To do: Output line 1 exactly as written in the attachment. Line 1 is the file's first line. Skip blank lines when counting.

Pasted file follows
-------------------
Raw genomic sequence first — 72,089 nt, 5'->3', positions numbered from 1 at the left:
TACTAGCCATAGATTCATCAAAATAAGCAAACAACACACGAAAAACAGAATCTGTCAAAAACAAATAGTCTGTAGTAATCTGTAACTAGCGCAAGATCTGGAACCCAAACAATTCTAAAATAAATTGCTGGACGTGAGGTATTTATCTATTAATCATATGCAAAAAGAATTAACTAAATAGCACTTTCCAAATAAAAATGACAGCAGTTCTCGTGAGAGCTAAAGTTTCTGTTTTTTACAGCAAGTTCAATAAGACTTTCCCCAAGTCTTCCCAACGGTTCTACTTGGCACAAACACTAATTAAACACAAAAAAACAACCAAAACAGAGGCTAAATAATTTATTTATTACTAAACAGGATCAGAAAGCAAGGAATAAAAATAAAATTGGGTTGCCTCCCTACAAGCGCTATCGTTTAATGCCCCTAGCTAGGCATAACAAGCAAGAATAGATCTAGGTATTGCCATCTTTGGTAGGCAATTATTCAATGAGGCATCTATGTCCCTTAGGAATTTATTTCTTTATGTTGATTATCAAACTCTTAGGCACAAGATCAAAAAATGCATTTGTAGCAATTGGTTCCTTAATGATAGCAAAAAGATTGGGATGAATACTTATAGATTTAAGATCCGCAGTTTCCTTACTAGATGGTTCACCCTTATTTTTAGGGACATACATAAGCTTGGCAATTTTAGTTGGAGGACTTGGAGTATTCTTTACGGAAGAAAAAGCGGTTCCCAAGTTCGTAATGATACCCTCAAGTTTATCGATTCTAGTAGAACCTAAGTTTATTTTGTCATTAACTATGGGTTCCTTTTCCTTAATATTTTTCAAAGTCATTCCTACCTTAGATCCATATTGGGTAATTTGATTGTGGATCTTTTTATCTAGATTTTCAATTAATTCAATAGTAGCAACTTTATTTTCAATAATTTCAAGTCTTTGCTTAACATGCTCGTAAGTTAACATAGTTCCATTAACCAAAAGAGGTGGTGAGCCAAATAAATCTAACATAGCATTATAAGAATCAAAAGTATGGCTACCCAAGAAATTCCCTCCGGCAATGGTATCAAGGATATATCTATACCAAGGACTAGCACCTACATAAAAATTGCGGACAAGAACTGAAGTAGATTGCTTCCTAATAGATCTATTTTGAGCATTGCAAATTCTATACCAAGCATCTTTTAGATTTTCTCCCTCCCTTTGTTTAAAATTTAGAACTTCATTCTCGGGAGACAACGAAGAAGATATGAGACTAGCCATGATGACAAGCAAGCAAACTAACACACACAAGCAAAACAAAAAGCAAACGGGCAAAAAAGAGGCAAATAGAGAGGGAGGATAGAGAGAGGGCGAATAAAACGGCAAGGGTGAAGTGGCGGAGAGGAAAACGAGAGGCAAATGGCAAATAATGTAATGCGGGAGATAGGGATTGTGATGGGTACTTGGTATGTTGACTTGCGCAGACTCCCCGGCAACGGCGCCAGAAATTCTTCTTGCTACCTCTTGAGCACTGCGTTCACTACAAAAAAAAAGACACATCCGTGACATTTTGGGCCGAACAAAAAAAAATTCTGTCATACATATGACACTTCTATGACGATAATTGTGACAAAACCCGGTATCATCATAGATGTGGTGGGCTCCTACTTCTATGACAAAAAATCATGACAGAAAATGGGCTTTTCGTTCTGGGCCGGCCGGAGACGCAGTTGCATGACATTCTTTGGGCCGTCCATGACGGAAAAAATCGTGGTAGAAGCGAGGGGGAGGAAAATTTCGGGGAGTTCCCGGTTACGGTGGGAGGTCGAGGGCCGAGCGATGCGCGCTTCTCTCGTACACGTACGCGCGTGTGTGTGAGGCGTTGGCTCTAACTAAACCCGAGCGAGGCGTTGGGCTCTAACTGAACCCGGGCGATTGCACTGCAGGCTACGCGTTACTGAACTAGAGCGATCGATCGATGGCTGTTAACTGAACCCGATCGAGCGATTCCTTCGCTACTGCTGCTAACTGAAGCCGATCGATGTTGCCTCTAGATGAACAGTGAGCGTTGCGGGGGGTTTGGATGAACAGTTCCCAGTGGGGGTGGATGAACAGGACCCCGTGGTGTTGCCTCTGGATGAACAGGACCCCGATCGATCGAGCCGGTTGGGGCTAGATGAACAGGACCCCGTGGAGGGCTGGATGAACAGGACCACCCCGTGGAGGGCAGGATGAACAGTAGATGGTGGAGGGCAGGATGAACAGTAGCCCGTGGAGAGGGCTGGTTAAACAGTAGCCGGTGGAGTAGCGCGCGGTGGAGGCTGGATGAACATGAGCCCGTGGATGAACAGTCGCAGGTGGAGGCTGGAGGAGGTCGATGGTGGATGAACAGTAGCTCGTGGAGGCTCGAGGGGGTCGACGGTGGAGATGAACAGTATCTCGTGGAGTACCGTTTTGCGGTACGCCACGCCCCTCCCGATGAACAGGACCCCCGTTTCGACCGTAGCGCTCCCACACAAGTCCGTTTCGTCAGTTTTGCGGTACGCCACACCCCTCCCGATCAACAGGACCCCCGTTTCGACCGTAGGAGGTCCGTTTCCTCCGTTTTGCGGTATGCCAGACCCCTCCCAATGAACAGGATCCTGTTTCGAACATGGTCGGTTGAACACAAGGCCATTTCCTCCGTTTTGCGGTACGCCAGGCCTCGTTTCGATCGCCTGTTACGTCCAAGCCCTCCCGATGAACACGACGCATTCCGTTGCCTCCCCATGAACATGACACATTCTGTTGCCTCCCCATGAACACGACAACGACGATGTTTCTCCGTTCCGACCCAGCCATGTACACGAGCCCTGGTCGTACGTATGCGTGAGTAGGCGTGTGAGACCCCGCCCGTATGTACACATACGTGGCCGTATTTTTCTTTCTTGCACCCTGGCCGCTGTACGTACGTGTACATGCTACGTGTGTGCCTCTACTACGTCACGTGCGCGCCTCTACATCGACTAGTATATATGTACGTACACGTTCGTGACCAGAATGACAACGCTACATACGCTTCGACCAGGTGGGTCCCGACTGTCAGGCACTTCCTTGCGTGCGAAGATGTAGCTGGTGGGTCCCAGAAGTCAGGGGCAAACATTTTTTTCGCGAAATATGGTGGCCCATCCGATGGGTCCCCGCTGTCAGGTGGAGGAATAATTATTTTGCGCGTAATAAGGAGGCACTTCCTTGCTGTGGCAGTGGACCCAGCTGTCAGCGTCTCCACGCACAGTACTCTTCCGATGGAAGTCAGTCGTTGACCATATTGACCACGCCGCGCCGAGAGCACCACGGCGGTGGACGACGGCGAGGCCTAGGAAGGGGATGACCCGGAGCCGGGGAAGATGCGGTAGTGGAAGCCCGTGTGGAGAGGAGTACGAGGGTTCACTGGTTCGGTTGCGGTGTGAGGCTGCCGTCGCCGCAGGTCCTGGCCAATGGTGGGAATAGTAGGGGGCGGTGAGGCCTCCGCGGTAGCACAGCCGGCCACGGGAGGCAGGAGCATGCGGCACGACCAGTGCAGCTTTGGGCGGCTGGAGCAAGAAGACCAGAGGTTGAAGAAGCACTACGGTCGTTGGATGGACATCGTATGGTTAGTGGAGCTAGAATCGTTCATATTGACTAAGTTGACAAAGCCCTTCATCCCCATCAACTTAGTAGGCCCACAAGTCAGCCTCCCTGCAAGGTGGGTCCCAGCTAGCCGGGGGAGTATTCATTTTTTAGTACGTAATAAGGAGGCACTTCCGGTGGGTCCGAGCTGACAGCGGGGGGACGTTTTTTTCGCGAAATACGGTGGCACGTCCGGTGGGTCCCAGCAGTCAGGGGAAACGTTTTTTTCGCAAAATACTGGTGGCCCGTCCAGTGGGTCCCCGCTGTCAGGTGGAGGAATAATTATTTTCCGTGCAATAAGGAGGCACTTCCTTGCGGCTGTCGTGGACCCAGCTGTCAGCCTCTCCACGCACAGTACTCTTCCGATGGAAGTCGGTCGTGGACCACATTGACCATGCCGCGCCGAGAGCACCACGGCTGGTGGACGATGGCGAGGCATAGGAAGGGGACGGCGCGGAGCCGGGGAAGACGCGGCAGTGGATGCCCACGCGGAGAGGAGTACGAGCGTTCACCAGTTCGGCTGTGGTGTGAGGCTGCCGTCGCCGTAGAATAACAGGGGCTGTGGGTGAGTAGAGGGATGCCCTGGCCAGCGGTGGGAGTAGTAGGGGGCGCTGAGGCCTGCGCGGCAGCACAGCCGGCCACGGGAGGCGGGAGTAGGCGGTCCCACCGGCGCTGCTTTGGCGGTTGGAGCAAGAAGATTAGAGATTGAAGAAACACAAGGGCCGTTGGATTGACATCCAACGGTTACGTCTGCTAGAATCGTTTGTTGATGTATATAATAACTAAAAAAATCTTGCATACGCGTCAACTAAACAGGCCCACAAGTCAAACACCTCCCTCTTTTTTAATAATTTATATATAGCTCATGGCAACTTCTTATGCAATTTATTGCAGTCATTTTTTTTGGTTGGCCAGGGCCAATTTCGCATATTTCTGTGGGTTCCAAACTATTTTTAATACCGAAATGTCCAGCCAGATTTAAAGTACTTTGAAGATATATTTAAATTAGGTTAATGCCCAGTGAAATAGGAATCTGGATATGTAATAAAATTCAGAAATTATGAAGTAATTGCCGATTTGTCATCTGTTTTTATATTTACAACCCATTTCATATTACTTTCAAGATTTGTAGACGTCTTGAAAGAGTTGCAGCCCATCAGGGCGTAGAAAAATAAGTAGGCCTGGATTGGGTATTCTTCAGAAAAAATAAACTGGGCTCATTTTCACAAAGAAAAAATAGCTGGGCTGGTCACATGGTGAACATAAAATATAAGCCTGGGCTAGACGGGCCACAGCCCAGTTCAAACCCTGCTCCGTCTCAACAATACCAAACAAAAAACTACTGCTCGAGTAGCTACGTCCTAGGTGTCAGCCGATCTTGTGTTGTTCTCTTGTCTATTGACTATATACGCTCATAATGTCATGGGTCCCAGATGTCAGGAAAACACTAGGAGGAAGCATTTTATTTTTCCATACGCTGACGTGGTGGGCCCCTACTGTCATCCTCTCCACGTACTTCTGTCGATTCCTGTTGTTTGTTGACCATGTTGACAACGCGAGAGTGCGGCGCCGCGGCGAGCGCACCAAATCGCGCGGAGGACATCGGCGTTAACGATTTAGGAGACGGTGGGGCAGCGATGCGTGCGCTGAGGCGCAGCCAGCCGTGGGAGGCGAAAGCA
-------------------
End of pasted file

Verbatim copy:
Raw genomic sequence first — 72,089 nt, 5'->3', positions numbered from 1 at the left: